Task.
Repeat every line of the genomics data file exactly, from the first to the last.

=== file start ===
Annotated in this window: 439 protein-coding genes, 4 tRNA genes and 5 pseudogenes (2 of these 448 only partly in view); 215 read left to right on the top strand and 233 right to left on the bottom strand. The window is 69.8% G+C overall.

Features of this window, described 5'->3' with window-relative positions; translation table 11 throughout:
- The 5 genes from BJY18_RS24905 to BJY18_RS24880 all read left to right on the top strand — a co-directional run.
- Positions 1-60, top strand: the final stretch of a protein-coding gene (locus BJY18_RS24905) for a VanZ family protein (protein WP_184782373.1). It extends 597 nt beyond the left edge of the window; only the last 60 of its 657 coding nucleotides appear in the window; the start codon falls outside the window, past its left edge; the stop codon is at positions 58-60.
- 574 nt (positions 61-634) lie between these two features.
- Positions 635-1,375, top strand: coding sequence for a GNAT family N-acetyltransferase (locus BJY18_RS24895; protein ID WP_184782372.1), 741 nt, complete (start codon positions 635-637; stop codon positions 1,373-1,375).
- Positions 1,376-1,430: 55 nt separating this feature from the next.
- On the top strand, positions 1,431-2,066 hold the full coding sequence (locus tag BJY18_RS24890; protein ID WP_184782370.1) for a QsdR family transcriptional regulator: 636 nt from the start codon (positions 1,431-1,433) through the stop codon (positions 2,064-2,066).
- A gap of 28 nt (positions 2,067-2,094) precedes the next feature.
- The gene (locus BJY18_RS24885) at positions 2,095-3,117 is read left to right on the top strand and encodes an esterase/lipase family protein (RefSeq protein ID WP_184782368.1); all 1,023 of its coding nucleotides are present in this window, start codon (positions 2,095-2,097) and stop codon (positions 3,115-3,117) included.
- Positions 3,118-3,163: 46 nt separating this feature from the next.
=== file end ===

Annotated in this window: 439 protein-coding genes, 4 tRNA genes and 5 pseudogenes (2 of these 448 only partly in view); 215 read left to right on the top strand and 233 right to left on the bottom strand. The window is 69.8% G+C overall.

Features of this window, described 5'->3' with window-relative positions; translation table 11 throughout:
- The 5 genes from BJY18_RS24905 to BJY18_RS24880 all read left to right on the top strand — a co-directional run.
- Positions 1-60, top strand: the final stretch of a protein-coding gene (locus BJY18_RS24905) for a VanZ family protein (protein WP_184782373.1). It extends 597 nt beyond the left edge of the window; only the last 60 of its 657 coding nucleotides appear in the window; the start codon falls outside the window, past its left edge; the stop codon is at positions 58-60.
- 574 nt (positions 61-634) lie between these two features.
- Positions 635-1,375, top strand: coding sequence for a GNAT family N-acetyltransferase (locus BJY18_RS24895; protein ID WP_184782372.1), 741 nt, complete (start codon positions 635-637; stop codon positions 1,373-1,375).
- Positions 1,376-1,430: 55 nt separating this feature from the next.
- On the top strand, positions 1,431-2,066 hold the full coding sequence (locus tag BJY18_RS24890; protein ID WP_184782370.1) for a QsdR family transcriptional regulator: 636 nt from the start codon (positions 1,431-1,433) through the stop codon (positions 2,064-2,066).
- A gap of 28 nt (positions 2,067-2,094) precedes the next feature.
- The gene (locus BJY18_RS24885) at positions 2,095-3,117 is read left to right on the top strand and encodes an esterase/lipase family protein (RefSeq protein ID WP_184782368.1); all 1,023 of its coding nucleotides are present in this window, start codon (positions 2,095-2,097) and stop codon (positions 3,115-3,117) included.
- Positions 3,118-3,163: 46 nt separating this feature from the next.